- Capitalism and Alternatives -


Posted by: Krasny ( Internationale, All Countries ) on August 02, 1999 at 19:45:11:

In Reply to: I think those numbers can speak for themselves! posted by Jason on August 02, 1999 at 12:57:38:

: : http://www.un.org/Pubs/CyberSchoolBus/infonation/e_infonation.htm

: I went to this site and it didn't take but a few minutes to find a few points where Cuba lags behind the U.S. For example, Cuba has 3.2 telephones per 100 inhabitants, while the U.S. has 62.6. There are apparently no stats available on how many Cubas have motor vehicles. And sure, education expenditure is higher in Cuba (6.1% of GDP compared to U.S.'s 4.8% ... but, of course, the U.S.'s GDP is significantly greater!), but while primary and secondary school enrollment per 100 EXCEEDS 100 in the U.S., it's only 88 of males and 92 of females in Cuba. And I said America's GDP is greater, I wasn't joking. In US$, Cuba's GDP Per Capita in 1995 was 1985, compared to 26037 in America! I think those numbers can speak for themselves!

**Wow! You really knocked the stuffing out of that strawman! I bet he doesn't show his face around here anymore.

So professor, how does a nice capitalist paradise like Haiti stack up against the US? How about the Dominican Republic? Take a look at the poorest nations in the world... the bottom twenty or so are all capitalist ----holes. So what does that prove?

If you're going to compare Cuba in any meaningful way, compare it with its neighbors. Compare it with other Latin American nations or with its neighbors in the Carribean. With your current approach, you're only showing us all why the rest of the world from 'Bangledesh' to 'Zaire' should consider revolution since these all compare poorly to the US too.** --K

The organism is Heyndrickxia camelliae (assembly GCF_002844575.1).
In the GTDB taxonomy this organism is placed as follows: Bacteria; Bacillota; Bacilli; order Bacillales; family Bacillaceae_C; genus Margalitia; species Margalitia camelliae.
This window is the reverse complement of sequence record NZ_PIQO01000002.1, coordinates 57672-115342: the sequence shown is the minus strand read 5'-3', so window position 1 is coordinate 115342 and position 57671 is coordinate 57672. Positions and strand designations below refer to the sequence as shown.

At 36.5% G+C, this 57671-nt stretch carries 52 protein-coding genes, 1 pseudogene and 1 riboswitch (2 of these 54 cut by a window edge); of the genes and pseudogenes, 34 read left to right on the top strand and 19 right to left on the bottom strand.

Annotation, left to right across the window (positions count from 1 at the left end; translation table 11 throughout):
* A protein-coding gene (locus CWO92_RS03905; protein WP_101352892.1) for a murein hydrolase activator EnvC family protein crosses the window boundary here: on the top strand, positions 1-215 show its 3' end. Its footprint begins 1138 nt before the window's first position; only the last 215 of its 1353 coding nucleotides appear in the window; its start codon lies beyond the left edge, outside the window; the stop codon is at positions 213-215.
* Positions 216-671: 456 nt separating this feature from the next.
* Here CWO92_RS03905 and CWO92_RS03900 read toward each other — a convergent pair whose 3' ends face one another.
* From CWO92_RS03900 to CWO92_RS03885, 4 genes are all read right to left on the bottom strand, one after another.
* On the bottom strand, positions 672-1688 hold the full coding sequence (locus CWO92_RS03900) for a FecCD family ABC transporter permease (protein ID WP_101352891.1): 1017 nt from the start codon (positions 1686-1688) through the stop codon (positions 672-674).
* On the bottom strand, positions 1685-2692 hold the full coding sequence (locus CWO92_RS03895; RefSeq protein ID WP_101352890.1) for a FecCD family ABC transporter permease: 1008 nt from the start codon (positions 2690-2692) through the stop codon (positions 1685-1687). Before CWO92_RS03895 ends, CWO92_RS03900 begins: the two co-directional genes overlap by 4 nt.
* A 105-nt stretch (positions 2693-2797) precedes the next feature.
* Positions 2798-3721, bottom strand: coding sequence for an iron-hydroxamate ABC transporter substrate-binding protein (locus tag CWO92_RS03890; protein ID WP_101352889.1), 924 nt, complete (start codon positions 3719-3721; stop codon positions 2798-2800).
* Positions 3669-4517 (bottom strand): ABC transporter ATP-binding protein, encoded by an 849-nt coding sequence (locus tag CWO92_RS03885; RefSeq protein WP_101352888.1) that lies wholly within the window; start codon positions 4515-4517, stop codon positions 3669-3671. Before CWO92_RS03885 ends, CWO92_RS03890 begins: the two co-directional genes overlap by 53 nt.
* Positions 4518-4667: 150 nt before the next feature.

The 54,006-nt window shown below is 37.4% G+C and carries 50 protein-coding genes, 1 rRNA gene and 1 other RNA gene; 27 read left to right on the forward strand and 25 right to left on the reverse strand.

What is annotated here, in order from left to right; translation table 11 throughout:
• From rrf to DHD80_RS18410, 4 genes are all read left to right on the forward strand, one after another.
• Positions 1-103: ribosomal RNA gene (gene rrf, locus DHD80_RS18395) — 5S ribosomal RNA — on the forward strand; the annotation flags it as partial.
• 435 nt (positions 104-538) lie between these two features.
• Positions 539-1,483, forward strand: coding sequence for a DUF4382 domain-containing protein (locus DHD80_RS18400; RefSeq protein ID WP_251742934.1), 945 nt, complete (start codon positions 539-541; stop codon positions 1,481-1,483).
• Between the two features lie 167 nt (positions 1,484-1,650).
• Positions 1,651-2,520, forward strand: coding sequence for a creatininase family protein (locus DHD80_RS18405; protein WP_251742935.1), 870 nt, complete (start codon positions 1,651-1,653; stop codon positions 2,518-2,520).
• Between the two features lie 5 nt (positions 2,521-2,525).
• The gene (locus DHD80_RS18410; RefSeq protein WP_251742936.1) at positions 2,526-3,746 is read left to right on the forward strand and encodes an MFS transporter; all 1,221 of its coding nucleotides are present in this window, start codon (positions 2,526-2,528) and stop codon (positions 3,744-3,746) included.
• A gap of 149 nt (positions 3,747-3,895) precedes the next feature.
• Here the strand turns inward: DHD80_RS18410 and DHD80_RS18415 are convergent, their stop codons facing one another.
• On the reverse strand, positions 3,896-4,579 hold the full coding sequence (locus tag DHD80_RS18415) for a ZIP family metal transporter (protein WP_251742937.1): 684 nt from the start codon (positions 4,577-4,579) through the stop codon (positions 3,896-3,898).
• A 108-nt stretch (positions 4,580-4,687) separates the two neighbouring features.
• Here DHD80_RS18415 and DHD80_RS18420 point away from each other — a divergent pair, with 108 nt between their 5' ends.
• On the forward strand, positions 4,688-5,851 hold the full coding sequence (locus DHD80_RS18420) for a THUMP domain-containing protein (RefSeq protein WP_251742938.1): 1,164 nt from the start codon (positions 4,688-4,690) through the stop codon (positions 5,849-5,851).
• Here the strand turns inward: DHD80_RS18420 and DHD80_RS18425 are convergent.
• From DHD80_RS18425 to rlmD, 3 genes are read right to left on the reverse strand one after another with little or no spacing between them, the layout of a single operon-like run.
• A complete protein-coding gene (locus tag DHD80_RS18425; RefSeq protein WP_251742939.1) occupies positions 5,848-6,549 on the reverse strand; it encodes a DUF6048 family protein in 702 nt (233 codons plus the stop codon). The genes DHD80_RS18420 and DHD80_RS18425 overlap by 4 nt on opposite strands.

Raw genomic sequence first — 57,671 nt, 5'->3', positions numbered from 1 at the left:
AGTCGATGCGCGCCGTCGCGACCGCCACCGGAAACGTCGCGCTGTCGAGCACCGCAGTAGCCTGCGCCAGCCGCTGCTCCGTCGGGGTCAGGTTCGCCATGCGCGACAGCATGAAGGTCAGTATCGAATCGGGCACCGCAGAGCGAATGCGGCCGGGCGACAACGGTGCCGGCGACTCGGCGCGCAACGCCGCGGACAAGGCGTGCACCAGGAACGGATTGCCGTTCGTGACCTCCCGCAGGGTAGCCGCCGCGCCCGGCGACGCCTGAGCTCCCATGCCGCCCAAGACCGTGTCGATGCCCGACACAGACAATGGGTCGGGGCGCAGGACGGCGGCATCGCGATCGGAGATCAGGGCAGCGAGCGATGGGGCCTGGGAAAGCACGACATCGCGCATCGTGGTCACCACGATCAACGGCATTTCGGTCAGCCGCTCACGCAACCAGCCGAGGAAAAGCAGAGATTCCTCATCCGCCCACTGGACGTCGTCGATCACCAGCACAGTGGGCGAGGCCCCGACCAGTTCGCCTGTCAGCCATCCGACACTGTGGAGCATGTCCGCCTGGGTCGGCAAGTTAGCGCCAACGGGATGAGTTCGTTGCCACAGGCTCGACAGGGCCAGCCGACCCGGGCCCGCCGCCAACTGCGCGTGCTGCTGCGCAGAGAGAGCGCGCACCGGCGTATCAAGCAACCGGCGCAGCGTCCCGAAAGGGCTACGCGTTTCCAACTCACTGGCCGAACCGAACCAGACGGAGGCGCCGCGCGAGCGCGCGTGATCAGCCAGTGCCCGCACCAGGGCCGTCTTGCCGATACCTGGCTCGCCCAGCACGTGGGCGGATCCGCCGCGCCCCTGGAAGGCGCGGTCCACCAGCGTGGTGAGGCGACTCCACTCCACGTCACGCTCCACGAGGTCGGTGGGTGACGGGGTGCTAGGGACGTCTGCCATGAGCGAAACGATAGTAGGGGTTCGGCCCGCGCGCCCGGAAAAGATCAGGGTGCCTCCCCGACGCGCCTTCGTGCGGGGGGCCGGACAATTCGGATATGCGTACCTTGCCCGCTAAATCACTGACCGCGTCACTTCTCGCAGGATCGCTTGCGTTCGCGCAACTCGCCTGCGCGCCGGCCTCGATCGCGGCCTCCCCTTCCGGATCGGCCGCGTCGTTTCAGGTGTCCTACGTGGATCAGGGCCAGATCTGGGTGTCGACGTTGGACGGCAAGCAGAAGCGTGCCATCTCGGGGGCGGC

: :Given the choice between a life of hardship and deprivation in a nation embargoed by the most powerful nation in the world and one in a First World nation, I'm surprised there aren't a whole lot more Cuban refugees. The solution? Lift the embargo and let Cuba find its own way politically, socially, culturally - without duress]

: Aren't you defeating the purpose of your argument by describing Cuban life as a life of "hardship and deprivation"? Perhaps the U.S. would lift the embargo and let Cuba find its own way if Communist leaders weren't so bent on conquering the world.

**Take it easy McCarthy! I give you my solemn oath that Cuba will not conquer the world, ok? Where does China fit into the picture then? Face it. It's about power, not (imagined) morality.

As for the 'defeating the purpose of my argument' bit, I can honestly say that I am not going about this in an openly propagandistic way. Life *is* hard in Cuba when compared to the US. Refugees *are* given automatic citizenship when they reach our shores (unlike Haitians and Dominicans who have also risked their lives trying to escape poverty and oppression. In fact, ask yourself what would happen if tomorrow we gave citizenship to every Mexican who was able to cross over into the US. That's a powerful allure. And we send millions of $$'s in aid and no embargo on Mexico.). What is unclear is the degree to which conditions within Cuba are mainly a result of poor leadership, economics, or the 39 year old embargo (Let's not forget invasion, assassination attempts, sabotage - all courtesy of the Heroes in the White Hats at Langley and the Academy of the Americas).

Where a patriot like yourself and I diverge is not on the facts, but on the conclusions and lessons drawn. The Cuban people deserve credit for all they have achieved despite the efforts of rightwing loons in positions of influence and power in the US.

Now be fair... let's see you do an honest comparison of Haiti, an island nation with which the US trades and sends aid, with the US. Two strawmen for the price of one.** --K

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